Franklin Delano Roosevelt
"The Four Freedoms" (1941)
Message to Congress January 6, I94I
I address you, the Members of the Seventy-seventh Congress,
at a moment unprecedented in the history of the Union. I use the
word "unprecedented" because at no previous time has
American security been as seriously threatened from without as
it is today.
Since the permanent formation of our government under the
Constitution, in I789, most of the periods of crisis in our history
have related to our domestic affairs. Fortunately, only one of
these-the four-year War Between the States-ever threatened our
national unity. Today, thank God, one hundred and thirty million
Americans, in forty-eight states, have forgotten points of the
compass in our national unity.
It is true that prior to I9I4 the United States often had
been disturbed by events in other continents. We had even engaged
in two wars with European nations and in a number of undeclared
wars in the West Indies, in the Mediterranean, and in the Pacific
for the maintenance of American rights and for the principles
of peaceful commerce. But in no case had a serious threat been
raised against our national safety or our continued independence.
What I seek to convey is the historic truth that the United
States as a nation has at all times maintained dear, definite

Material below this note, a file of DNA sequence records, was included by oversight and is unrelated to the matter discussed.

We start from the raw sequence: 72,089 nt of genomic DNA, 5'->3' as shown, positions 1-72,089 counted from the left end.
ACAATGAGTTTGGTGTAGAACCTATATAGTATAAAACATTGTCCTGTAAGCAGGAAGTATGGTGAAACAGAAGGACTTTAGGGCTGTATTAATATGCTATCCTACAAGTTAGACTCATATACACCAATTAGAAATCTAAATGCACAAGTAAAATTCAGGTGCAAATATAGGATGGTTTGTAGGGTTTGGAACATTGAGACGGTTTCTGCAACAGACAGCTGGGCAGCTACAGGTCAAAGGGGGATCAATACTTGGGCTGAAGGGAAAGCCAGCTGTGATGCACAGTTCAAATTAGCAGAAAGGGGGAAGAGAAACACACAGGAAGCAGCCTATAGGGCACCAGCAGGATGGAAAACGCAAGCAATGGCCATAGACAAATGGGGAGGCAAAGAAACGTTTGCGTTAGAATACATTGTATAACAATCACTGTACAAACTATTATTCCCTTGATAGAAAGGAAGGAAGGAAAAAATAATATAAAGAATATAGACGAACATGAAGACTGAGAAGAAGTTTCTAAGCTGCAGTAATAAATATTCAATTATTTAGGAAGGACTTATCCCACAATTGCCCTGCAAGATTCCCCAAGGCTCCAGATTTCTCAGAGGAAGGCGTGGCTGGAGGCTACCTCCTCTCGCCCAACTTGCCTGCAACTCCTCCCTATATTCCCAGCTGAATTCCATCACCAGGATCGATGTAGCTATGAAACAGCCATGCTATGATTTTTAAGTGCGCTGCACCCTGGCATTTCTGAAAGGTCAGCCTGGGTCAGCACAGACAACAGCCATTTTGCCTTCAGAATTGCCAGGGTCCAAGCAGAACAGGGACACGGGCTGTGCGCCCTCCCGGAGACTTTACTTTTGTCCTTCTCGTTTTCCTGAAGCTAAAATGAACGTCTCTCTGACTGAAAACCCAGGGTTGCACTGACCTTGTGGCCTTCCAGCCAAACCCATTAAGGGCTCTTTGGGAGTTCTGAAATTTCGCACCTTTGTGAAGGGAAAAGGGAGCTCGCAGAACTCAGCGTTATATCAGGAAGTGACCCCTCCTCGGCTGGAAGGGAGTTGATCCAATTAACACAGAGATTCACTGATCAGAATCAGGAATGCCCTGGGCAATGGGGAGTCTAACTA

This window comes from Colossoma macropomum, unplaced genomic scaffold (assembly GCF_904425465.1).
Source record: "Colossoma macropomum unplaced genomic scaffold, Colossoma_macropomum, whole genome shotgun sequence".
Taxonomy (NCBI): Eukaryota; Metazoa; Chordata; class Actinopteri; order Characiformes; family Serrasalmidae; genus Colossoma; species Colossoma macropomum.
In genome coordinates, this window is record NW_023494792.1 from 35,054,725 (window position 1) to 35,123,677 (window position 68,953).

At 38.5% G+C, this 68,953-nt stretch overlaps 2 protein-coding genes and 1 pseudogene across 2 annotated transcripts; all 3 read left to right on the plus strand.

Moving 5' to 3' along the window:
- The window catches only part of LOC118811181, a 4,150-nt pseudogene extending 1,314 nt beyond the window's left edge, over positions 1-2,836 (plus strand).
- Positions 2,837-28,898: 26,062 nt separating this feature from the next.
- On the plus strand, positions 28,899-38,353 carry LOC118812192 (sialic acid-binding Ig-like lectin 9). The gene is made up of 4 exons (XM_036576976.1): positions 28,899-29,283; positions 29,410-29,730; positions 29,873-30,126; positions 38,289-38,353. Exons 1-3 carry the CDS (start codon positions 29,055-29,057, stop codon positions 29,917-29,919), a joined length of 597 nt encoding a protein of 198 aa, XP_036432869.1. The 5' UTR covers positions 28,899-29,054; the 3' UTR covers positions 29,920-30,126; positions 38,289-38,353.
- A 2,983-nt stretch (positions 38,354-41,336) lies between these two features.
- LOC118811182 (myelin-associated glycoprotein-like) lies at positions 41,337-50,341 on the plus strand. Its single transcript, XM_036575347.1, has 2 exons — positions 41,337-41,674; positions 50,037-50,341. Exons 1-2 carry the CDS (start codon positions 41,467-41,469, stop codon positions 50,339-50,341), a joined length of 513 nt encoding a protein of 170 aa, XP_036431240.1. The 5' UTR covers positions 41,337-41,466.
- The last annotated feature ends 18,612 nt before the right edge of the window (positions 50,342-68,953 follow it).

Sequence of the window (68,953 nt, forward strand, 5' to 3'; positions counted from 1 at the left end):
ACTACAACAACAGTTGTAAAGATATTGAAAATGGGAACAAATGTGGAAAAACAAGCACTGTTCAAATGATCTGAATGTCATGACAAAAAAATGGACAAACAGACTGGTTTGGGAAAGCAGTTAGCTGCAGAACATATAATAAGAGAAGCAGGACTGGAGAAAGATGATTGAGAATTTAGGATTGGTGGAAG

opposition to any attempt to lock us in behind an ancient Chinese
wall while the procession of civilization went past. Today, thinking
or our children and of their children, we oppose enforced isolation
for ourselves or for any other part of the Americas.[...]
[...] Every realist knows that the democratic way of life
is at this moment being directly assailed in every part of the
world-assailed either by arms, or by secret spreading of poisonous
propaganda by those who seek to destroy unity and promote discord
in nations that are still at peace.
During sixteen long months this assault has blotted out the
whole pattern of democratic life in an appalling number of independent
nations, great and small. The assailants are still on the march,
threatening other nations, great and small.
Therefore, as your President, performing my constitutional
duty to "give to the Congress information of the state of
the Union," I find it, unhappily, necessary to report that
the future and the safety of our country and of our democracy
are overwhelmingly involved in events far beyond our borders.
Armed defense of democratic existence is now being gallantly
waged in four continents. If that defense fails, all the population
and all the resources of Europe, Asia, Africa, and Australasia
will be dominated by the conquerors. Let us remember that the
total of those populations and their resources in those four continents
greatly exceeds the sum total of the population and the resources
of the whole of the western hemisphere-many times over. [...]
[...] Just as our national policy in internal affairs has
been based upon a decent respect for the rights and the dignity
of all our fellow-men within our gates, so our national policy
in foreign affairs has been based on a decent respect for the
rights and dignity of all nations, large and small. And the justice
of morality must and will win in the end. [...]
[...] Certainly this is no time for any of us to stop thinking
about the social and economic problems which are the root cause
of the social revolution which is today a supreme factor in the
For there is nothing mysterious about the foundations of a
healthy and strong democracy. The basic things expected by our